In many species, aging of the female reproductive system occurs more rapidly than is the case for other parts of the body. This is one of a few biological systems subject to what appears to be premature aging, relative to other organs. Other examples include the thymus, which atrophies well before late life. Researcher here suggest that mitochondrial quality control, the process of mitophagy, is involved in the aging of oocytes to a great enough degree that upregulation of mitophagy may delay female reproductive aging.
Women's reproductive cessation is the earliest sign of human aging and is caused by decreasing oocyte quality. Similarly, C. elegans' reproduction declines in mid-adulthood and is caused by oocyte quality decline. Aberrant mitochondrial morphology is a hallmark of age-related dysfunction, but the role of mitochondrial morphology and dynamics in reproductive aging is unclear. We examined the requirements for mitochondrial fusion and fission in oocytes of both wild-type worms and the long-lived, long-reproducing insulin-like receptor mutant daf-2. We find that normal reproduction requires both fusion and fission, but that daf-2 mutants utilize a shift towards fission, but not fusion, to extend their reproductive span and oocyte health.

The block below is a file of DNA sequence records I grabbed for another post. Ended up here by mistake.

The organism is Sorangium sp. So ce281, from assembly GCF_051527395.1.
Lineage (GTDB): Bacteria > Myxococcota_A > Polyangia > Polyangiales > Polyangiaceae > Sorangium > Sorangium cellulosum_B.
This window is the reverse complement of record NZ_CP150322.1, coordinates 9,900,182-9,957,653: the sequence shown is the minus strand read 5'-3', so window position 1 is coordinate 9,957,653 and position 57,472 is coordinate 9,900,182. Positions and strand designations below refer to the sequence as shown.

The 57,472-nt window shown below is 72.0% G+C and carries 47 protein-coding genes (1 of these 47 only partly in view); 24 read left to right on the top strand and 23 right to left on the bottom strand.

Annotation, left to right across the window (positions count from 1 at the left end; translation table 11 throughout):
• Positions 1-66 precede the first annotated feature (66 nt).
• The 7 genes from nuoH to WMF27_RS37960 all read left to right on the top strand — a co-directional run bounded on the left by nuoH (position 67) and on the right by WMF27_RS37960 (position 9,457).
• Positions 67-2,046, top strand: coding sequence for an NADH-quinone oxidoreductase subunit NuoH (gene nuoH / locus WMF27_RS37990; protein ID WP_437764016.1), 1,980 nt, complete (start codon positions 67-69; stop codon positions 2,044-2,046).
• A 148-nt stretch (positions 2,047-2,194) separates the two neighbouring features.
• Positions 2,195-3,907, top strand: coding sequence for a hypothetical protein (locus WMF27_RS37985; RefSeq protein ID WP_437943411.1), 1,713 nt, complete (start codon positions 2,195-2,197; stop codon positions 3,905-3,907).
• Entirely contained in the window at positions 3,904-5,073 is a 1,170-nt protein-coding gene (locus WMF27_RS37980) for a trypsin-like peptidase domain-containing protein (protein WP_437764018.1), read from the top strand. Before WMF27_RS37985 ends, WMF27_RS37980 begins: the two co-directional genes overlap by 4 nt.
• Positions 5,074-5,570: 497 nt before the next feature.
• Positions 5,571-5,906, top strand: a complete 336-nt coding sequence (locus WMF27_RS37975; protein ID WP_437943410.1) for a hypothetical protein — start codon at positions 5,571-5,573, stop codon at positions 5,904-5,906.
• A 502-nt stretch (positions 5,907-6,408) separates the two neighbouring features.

daf-2 mutant oocytes' mitochondria are punctate (fissioned) and this morphology is primed for mitophagy, as loss of the mitophagy regulator PINK-1 shortens daf-2's reproductive span. daf-2 mutants maintain oocyte mitochondria quality with age at least in part through a shift toward punctate mitochondrial morphology and subsequent mitophagy. Supporting this model, Urolithin A, a metabolite that promotes mitophagy, extends reproductive span in wild-type mothers - even in mid-reproduction - by maintaining youthful oocytes with age. Our data suggest that promotion of mitophagy may be an effective strategy to maintain oocyte health with age.